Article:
|Department of Public Information • News and Media Division • New York|
Welcoming New ECOSOC Chamber, Secretary-General Expresses Hope Decisions
Made There Will Have Impact Far Beyond Its Walls
Following are UN Secretary-General Ban Ki-moon’s remarks at the inauguration of the renovated Economic and Social Council (ECOSOC) Chamber, in New York, 22 April:
I am delighted to be here for this inauguration. More than 60 years after your predecessors first took their seats we re-open ECOSOC. We carry forward their spirit to advance development. And we do this in a more green space, so the United Nations can practice the sustainability that we advocate.
Today’s ceremony is one in a series of steps on our way back to Headquarters. First the Secretariat was completed. Then, last week, we inaugurated the Security Council Chamber. Work on the General Assembly starts next month.
This new ECOSOC Chamber invites us to take a fresh look around. The structure is the same as it was in 1952. Back then, this room was considered stunningly modern. The great Swedish architect who designed the ECOSOC Chamber, Sven Markelius, created a beautiful room. But he deliberately included a flaw: he left part of the ceiling unfinished. You will see that part of the ceiling is not finished. But why? This is his reminder that the work of ECOSOC will never be finished and development may never be finished.
I hope someday we can complete our mandate and close that part of the ceiling. We managed with the United Nations Trusteeship Council right next door. But I imagine we will be open for business for a long, long time.
Back in 1952 when the United Nations moved into this Headquarters, Secretary-General Trygve Lie told delegates to make the most of the building to deal with “the immense difficulties that confront you — political, social and economic”. Of course the difficulties remain immense today. New challenges have emerged that we never could have imagined more than a half-century ago.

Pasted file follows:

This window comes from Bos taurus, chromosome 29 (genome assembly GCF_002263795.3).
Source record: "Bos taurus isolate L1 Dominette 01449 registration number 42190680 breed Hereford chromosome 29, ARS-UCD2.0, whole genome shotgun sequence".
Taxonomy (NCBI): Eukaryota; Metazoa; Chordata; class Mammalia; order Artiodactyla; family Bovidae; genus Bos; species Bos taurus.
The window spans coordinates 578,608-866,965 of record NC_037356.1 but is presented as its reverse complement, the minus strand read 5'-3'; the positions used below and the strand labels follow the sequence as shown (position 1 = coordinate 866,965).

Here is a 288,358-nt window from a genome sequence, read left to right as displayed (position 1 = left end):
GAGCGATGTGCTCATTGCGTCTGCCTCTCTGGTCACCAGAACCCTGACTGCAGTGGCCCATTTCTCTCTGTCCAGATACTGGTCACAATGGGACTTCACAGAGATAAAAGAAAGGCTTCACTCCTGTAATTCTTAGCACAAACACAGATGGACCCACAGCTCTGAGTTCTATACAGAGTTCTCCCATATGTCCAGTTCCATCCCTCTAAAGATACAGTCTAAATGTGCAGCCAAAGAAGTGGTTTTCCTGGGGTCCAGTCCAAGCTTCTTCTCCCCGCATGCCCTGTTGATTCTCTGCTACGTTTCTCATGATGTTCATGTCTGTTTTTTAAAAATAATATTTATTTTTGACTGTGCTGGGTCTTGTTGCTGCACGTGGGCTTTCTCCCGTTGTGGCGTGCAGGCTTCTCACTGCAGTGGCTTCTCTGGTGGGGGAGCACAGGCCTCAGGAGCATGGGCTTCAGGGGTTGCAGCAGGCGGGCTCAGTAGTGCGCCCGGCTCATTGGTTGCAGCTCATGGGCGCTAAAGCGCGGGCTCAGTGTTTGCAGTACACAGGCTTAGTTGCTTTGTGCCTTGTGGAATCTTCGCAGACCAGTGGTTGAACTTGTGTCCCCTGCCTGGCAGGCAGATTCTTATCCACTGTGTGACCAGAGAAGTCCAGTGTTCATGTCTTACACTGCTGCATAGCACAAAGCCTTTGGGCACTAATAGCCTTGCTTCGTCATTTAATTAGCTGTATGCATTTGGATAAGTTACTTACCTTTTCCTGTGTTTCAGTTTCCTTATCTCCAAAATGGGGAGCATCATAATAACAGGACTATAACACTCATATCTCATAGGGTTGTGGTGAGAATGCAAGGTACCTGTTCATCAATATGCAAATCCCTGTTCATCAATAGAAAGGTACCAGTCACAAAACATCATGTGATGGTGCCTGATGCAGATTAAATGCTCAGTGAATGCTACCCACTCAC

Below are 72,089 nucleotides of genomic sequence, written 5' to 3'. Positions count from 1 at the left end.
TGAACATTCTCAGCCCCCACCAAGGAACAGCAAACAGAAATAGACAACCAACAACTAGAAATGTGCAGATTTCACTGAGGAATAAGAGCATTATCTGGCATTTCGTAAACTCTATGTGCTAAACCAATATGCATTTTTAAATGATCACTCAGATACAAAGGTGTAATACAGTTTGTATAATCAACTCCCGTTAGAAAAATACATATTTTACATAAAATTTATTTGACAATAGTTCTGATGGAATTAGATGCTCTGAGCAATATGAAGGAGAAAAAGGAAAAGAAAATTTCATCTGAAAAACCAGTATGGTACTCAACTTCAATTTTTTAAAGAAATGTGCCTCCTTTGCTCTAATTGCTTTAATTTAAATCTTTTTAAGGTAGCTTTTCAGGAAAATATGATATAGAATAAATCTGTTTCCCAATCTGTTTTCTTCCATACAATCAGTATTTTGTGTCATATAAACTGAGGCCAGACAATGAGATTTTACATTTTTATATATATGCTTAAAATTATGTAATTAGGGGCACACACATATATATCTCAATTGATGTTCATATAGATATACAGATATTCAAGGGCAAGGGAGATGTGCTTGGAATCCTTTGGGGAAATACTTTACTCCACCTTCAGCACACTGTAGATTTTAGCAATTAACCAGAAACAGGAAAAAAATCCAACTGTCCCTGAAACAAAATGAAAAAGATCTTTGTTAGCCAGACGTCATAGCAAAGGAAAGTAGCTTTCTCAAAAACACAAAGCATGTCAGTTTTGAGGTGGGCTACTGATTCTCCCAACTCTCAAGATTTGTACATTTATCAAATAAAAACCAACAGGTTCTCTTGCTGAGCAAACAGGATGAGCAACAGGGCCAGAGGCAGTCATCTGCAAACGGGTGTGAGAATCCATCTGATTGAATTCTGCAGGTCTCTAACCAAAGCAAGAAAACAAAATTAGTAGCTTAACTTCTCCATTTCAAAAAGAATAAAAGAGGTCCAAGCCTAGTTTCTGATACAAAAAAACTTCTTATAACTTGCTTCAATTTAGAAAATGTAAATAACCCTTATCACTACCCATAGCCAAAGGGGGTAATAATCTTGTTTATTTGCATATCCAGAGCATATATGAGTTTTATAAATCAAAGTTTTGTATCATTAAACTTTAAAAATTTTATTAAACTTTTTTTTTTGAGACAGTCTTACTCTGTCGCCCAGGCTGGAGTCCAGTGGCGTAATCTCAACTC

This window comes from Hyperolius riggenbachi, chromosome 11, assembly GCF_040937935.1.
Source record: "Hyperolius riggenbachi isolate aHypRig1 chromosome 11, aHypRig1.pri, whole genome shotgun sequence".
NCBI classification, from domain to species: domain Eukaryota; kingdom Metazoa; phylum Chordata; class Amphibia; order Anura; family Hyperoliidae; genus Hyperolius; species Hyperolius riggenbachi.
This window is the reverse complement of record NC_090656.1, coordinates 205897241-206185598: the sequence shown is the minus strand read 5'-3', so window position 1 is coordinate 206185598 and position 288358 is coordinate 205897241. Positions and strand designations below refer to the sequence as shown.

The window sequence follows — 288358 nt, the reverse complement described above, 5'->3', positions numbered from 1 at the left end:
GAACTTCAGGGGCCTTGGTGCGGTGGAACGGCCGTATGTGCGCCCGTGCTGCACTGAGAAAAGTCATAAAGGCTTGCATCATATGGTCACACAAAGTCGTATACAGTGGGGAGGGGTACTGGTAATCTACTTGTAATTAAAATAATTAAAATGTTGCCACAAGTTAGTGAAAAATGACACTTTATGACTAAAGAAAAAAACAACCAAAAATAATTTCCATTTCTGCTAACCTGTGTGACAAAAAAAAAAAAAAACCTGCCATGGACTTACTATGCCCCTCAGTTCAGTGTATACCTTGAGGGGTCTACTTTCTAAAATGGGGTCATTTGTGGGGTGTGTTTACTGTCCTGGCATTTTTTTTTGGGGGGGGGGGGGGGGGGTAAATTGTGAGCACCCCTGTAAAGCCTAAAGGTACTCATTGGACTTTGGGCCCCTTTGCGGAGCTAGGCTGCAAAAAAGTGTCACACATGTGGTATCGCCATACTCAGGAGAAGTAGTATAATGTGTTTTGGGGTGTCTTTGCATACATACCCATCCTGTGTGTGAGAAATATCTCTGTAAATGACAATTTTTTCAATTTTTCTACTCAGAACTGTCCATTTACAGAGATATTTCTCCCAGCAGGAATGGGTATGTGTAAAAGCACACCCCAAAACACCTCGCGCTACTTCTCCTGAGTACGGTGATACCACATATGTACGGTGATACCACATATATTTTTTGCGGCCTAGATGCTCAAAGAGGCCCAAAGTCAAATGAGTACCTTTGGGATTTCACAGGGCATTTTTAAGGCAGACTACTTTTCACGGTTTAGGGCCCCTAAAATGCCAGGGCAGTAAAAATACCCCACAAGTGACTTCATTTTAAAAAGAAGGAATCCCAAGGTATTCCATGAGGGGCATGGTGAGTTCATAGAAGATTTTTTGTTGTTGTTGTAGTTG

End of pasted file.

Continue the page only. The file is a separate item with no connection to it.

But we can take heart from many advances. I am encouraged that your first meeting in this renovated chamber is with UNCTAD (United Nations Conference on Trade and Development), the World Trade Organization and the Bretton Woods institutions. I deeply value this collaboration. I have just returned from a two-day trip to Washington, D.C., for the World Bank’s Spring Session of Finance Ministers. Our global partnership can advance progress on poverty, disease, environmental degradation — and the many other problems on ECOSOC’s agenda.
I thank the Member States for your patience during our move and for your support. I extend special gratitude to Minister [Gunilla] Carlsson and the Government of Sweden for giving us this wonderful room. Sweden originally sponsored the decorations here in 1952. Then in 1995 when ECOSOC doubled its membership, Sweden provided for the renovation. Now again, Sweden has supported the upkeep on this remarkable Chamber.
But more than supplying resources, Sweden has given enormous political support to the work of ECOSOC and global development worldwide. This carries on the great tradition of Secretary-General Dag Hammarskjöld, who firmly believed that economic and social concerns were as important, if not more important, than political issues. He said, “While the Security Council exists primarily for settling conflicts which have arisen, the Economic and Social Council exists primarily to eliminate the causes of conflicts.” This reflects Dag Hammarskjöld’s philosophy of solidarity. I share this conviction.
Let us use this new room for dynamic actions that will have an impact far beyond its walls to help suffering people. Together, we can make our world more just and equitable — and that will make it more peaceful. Thank you very much.
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